Training for Realtime Writers Grants
The Training for Realtime Writers grant program was created to help train more captioners to meet the need of the estimated 48 million American who are deaf or report at least some hearing loss. The Fund for the Improvement of Postsecondary Education administers the grants (CFDA Number 84.116K).
The temporary grant program was rolled into the Higher Education Act of 2009 and was funded for approximately $1 million a year, paid out to between two and four court reporting and captioning programs across the country. NCRA has requested that Congress renew the Training for Realtime Writers grants by reauthorizing the Higher Education Act, with no changes to the language or the funding level.
The Training for Realtime Writers Grant program is critical to fulfilling requirements from the Telecommunications Act of 1996, the Communications and Video Accessibility Act of 2010, and the 2014 FCC guidelines on captioning quality.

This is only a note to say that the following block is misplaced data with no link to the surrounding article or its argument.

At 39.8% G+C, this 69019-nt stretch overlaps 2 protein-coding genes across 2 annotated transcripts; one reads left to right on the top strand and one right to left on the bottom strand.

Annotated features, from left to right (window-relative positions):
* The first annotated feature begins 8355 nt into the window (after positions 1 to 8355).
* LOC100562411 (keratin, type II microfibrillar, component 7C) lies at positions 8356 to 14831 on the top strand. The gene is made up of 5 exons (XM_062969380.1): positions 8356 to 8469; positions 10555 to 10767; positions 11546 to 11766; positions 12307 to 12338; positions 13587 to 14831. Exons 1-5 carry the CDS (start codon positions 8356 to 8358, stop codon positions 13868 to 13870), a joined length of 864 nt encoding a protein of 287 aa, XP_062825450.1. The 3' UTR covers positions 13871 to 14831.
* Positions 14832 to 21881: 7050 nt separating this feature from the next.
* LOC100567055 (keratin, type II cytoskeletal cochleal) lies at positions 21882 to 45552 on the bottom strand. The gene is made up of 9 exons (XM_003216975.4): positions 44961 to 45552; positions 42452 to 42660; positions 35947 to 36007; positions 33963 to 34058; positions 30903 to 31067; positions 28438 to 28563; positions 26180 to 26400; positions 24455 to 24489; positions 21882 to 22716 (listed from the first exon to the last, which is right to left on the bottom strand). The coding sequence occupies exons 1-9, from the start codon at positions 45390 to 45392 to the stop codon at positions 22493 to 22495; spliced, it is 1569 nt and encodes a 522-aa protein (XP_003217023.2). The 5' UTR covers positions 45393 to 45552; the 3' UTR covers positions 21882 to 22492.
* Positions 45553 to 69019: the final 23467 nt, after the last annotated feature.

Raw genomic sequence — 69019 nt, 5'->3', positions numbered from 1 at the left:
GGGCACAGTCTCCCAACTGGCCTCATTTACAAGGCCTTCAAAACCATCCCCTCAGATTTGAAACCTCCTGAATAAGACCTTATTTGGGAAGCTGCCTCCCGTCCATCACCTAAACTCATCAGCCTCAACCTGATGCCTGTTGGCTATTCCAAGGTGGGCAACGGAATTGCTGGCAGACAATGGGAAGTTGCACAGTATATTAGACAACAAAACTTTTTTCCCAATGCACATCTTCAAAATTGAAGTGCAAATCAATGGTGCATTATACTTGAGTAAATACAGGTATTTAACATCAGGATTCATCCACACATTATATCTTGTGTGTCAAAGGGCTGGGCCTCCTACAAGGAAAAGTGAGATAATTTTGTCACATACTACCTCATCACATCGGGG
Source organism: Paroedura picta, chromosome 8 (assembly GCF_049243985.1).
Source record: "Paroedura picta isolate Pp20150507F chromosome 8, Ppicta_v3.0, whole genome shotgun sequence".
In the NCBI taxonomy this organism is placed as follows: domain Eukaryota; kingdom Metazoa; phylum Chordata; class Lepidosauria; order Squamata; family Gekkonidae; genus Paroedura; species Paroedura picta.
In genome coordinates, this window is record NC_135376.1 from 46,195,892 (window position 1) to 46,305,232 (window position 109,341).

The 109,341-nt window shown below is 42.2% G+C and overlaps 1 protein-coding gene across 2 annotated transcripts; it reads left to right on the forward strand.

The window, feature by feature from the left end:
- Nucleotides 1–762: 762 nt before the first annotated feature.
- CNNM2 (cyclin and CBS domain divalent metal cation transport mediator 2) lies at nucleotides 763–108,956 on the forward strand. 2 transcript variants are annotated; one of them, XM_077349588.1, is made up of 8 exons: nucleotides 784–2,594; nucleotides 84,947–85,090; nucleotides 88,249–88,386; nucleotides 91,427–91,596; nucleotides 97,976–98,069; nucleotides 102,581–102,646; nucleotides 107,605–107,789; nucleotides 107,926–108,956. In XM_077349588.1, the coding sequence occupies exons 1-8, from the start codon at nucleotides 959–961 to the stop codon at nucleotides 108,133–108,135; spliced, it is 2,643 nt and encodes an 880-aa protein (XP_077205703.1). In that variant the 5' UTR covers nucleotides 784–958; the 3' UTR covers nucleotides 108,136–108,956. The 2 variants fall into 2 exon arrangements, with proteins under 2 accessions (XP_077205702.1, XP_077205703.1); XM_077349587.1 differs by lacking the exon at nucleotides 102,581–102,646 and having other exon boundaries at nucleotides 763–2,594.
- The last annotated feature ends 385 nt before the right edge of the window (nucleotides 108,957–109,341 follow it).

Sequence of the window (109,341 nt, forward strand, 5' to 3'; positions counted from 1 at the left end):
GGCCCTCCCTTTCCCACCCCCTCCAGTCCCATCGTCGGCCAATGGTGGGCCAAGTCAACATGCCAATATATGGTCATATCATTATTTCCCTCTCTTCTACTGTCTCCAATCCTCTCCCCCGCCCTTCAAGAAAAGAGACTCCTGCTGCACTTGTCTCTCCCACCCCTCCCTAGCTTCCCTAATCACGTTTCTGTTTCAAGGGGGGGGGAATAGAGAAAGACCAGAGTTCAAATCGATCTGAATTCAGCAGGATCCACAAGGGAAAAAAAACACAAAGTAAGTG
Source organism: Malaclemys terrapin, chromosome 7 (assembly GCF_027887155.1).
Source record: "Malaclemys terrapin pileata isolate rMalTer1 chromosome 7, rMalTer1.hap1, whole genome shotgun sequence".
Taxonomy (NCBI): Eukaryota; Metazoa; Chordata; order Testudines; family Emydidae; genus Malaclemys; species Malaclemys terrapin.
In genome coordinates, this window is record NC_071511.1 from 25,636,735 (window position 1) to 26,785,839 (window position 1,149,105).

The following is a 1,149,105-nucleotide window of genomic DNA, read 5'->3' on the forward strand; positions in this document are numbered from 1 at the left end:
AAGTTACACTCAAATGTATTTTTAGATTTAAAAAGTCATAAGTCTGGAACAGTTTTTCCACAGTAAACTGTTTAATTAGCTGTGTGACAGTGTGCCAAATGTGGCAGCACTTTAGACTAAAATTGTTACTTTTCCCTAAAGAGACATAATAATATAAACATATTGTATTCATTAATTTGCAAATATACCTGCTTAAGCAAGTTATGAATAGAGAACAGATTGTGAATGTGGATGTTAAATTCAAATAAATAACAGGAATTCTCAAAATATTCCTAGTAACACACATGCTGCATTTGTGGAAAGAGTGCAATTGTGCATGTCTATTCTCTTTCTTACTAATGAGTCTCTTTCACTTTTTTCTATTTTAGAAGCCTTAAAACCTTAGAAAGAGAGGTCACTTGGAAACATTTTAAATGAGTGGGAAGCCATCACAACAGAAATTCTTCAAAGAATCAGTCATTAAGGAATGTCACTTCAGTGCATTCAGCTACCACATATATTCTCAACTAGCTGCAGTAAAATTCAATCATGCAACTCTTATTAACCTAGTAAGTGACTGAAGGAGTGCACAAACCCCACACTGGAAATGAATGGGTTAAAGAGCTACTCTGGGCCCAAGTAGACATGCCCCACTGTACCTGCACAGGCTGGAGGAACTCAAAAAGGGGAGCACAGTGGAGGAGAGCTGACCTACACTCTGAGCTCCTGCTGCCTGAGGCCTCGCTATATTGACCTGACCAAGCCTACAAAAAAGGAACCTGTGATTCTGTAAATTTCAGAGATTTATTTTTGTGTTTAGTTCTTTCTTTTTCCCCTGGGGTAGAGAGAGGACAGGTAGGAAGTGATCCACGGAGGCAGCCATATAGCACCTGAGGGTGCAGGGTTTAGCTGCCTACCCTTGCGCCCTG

The grants go to training court reporters and captioners to fill the needs of two industries, specifically:
- Closed captioning: Live captioners are used to provide access to individuals watching the local or national news, sporting events, talk shows, and other live broadcast content.
- CART (Communications Access Realtime Translation) captioning: Using the same skills as a closed captioner, the CART captioner’s services provide access to captions to individuals in a classroom, religious, or civic setting. Often, the Americans with Disabilities Act mandates this type of captioning.
The grant program has been incredibly successful in training the current generation of captioners and court reporters. Funds have been used to modernize curriculums, develop new captioning-specific programs, and increase attendance through student recruitment, scholarships, advertisements, equipment upgrades, and distance-learning programs.
The Training for Realtime Writers grants have provided excellent opportunities for individuals entering a well-paying, highly skilled growing career, with many court reporting and captioning programs boasting job placement rates that approach 100 percent.